The following is from Carmen Boullosa's The Book of Eve. Boullosa is one of Mexico's leading novelists, poets, and playwrights. She has published over a dozen novels, three of which have been published by Deep Vellum in English translation. Boullosa has received numerous prizes and honors, including a Guggenheim fellowship. Also a poet, playwright, essayist, and cultural critic, Boullosa is a Distinguished Lecturer at City College of New York.
I moved my hands toward the apple. I touched it. Its skin was a different temperature—unlike stone, unlike my body, unlike air; its texture felt completely foreign, a warning of the unknown—it wasn’t smooth like lambskin or sharp like my teeth, it was neither water nor rock. Neither light nor darkness. Nor chaos.
The apple’s skin awakened my own skin and when I felt that, I had the courage to tell my hand, “Take it!”
In one, swift motion I yanked the apple from the branch. I touched its skin to my lips. Once again it promised the unknown. I opened my mouth. My tongue touched it. I bit down. I chewed, it was sweet, and the tinkling bell sound the apple’s flesh made when my jaws crushed it echoed in my ears. I chewed with gusto, my jaws wanting to bite the apple again to hear that pealing, that sweet thunder, that crushing sound.
Immediately, or simultaneously, I felt an enormous wave of pleasure, or perhaps it was a lightning bolt that started inside me and moved outward, lightning that didn’t burn but was gentle—though that’s not quite right, because I didn’t tremble and it didn’t hurt, although it was intense, caustic, a lashing of sheer pleasure, piercing, expanding through me.
The apple’s flavor awakened my taste, my hearing, my smell, my sight: my consciousness. Everything changed with that bite. And I mean it when I say “everything” because when I’ve said that before it has been taken as an indication of my lack of restraint, not the accuracy of my language.
I continued chewing the pulp that was in my mouth. Each bite was another sound, another flavor, another burst of pleasure.
Without thinking I offered it to the one next to me, the one I was just becoming aware of because my skin was awakening. I offered it to him and for the first time I looked at him with desire.
Before he even touched the apple, Adam looked me in the eyes (for the first time) and understood that something had changed: it was a schism; suddenly we were burdened with a life we didn’t comprehend. That first look I gave him was a cascade. The way he looked at me… was denser, more stable, not fluid.
Adam took the apple, he felt it and he bit it, experiencing the same things I had—the pealing of its crunching flesh, its sweet flavor, the lashing, the lightning, the wound…. I interlaced the fingers of his free hand in mine. I felt his skin with my skin for the first time. I saw Adam and, seeing him, I saw myself, too. I realized we were naked.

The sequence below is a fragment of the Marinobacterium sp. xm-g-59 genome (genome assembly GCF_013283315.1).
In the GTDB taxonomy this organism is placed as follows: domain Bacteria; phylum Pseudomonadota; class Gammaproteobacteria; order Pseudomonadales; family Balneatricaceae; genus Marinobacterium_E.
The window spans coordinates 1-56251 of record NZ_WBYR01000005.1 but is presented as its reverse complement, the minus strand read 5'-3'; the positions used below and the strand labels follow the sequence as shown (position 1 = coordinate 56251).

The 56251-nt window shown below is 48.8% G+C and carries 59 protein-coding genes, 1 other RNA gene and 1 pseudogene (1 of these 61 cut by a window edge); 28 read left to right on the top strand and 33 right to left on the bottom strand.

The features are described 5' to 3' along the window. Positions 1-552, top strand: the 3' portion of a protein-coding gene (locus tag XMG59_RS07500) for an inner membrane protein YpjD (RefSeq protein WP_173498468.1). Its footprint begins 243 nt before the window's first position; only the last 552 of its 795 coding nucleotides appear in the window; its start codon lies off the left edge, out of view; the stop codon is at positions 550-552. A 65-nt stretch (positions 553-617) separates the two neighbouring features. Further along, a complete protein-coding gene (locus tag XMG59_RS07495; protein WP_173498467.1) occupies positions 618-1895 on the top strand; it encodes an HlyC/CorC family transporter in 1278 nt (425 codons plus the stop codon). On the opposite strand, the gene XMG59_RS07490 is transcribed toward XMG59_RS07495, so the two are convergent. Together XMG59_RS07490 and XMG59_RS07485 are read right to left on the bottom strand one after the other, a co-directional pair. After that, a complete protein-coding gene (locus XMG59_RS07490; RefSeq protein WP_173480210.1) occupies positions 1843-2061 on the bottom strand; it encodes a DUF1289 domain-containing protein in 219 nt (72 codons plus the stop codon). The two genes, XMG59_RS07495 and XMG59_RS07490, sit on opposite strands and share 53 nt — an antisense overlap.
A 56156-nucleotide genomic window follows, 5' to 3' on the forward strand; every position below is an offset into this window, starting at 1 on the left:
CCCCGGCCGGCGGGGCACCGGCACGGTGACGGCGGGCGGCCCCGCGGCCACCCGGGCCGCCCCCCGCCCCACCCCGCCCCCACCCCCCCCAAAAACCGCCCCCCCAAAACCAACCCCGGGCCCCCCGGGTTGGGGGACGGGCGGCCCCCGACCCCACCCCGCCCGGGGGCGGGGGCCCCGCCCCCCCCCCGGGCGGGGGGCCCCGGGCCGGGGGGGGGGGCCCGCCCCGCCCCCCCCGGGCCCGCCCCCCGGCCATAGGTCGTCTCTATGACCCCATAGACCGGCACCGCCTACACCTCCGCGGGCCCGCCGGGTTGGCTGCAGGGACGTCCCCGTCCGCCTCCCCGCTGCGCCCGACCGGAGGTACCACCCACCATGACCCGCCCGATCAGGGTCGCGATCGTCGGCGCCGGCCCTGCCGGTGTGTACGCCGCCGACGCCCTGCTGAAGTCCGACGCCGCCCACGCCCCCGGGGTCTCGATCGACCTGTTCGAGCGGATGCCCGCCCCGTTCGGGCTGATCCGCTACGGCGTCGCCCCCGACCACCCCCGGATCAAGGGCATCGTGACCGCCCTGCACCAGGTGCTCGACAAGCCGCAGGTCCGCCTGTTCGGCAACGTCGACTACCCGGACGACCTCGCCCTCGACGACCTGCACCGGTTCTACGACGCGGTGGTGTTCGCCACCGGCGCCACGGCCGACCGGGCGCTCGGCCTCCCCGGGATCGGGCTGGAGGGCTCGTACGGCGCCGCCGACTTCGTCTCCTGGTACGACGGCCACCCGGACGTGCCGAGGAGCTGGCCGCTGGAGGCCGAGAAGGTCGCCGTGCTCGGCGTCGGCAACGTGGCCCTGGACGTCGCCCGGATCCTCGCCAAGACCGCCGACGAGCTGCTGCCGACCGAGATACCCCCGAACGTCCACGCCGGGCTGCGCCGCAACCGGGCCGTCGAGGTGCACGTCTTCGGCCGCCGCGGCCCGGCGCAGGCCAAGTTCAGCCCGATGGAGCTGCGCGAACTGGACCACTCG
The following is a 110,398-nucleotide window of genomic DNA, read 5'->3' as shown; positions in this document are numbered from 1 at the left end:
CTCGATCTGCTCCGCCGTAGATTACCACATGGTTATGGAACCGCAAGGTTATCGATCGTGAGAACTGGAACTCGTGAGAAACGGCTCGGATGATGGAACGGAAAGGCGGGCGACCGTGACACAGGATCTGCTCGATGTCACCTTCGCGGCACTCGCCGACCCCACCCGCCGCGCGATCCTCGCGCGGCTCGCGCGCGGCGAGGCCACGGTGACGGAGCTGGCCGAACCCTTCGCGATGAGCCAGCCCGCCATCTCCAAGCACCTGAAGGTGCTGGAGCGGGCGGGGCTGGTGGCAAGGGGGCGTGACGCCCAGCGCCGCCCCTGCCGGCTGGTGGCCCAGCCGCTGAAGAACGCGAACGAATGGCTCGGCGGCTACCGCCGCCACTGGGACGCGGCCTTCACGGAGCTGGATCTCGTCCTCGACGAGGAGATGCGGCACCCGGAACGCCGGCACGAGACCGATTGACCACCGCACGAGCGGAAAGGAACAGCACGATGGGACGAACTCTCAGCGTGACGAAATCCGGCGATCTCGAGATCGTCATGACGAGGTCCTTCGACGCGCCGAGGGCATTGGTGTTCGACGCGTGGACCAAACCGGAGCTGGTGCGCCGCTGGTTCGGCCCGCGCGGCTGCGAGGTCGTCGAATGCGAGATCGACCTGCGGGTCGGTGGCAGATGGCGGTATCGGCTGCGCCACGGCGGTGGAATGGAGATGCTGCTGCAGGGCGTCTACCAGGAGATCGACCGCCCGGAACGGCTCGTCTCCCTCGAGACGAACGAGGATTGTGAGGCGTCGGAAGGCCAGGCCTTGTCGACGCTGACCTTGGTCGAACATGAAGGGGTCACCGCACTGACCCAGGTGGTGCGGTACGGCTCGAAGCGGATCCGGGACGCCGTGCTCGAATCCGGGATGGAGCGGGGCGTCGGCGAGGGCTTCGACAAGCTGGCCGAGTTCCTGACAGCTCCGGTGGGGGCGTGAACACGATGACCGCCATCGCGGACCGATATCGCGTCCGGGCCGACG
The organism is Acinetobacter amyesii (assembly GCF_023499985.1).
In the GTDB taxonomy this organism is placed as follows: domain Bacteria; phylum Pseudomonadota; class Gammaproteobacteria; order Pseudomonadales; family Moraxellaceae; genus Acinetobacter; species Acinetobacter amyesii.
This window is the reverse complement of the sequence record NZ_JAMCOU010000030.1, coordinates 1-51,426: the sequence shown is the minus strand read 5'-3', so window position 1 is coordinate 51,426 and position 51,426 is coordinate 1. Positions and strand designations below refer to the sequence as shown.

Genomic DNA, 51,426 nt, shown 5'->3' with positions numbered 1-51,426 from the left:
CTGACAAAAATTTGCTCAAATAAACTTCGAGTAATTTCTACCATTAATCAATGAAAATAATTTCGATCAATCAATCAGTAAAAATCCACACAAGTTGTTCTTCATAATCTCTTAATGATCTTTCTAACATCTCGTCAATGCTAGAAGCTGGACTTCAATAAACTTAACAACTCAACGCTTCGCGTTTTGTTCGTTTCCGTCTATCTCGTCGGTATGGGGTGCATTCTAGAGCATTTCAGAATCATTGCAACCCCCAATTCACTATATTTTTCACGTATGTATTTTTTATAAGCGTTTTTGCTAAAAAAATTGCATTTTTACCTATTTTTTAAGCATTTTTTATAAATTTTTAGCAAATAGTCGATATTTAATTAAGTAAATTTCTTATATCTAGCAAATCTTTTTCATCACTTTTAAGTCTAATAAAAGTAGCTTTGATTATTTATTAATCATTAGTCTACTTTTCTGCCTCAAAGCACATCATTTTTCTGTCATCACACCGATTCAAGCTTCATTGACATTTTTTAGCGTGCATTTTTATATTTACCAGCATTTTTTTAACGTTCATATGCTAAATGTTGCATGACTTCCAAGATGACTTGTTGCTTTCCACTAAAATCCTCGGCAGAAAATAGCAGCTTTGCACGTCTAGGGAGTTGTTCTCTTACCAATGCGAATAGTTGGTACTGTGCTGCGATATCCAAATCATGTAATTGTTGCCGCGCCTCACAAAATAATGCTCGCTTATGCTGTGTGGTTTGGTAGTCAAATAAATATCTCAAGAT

(The crunching sound of the apple’s flesh in my mouth, its crunchy pealing… it was something I had never heard before—because I had never heard anything. The delicate, crunchy fruit awakened my hearing… I heard everything inside my body, because the mouthful was inside me, awakening me… and awakening the music of the stars, the sounds of the universe…)
It was just the two of us alone in the wide world, without anyone to take care of us, protect us, watch over us, but we had a fire by our sides. Lying there, defenseless, the fire protected us from the beasts. The long, leafy branches of the fig tree still glowed; it had grown its sturdy, thick, timeless foliage in Eden.
I got up and squatted before the fire. I blew on the embers, adding another fistful of dry grass; the flames jumped. I stood up and took two steps, the fire at my back. The darkness was immense, as was the sky. I went over to Adam. I removed the rough coat the Creator had made for me; with swiftness and agility I got inside the one that enveloped Adam, like a bag. I carefully closed it around us. We were naked and protected from the cold, wrapped in the same animal hide.
I felt Adam, his skin soft like that of a child who never ages. I moved my tongue across his skin. It didn’t taste the same as the apple, but there was something about it. I playfully bit his shoulder, waking him. In that one act I was calling him “man” and “companion.”
It was the middle of the night. We were both awake. The birds began to chirp, as if they knew. They were welcoming us to the World with their persistent, repetitive song. Their sound—another kind of music—was a new lesson in language. They seemed to be speaking of something that was intimately connected to the tableau Adam and I presented, naked and bewildered inside one coat of stinking hide.
Adam gripped me in both arms in a way that was both frightening and fearless. It wasn’t at all pleasant for me. I looked up and copied, as best I could, one of the birds’ songs. Between the huge leaves of the brush the sky appeared purple, like a wound. I tried imitating another bird’s coo-coo-ooo. I saw a point of light streak across the sky, which was turning blue—perhaps a shooting star. Adam let me go, slipping out of the hide we had been sharing and wrapped himself in mine, which was lying nearby. Thus covered, he squatted in front of the fire, stirring the coals and stoking it. I held my tongue. I closed my eyes. I fell back asleep, without dreams, though I think only briefly.
Excerpted from The Book of Eve. Copyright 2020 by Carmen Boullosa. Translation copyright 2023 by Samantha Schnee. Excerpted with permission by Deep Vellum.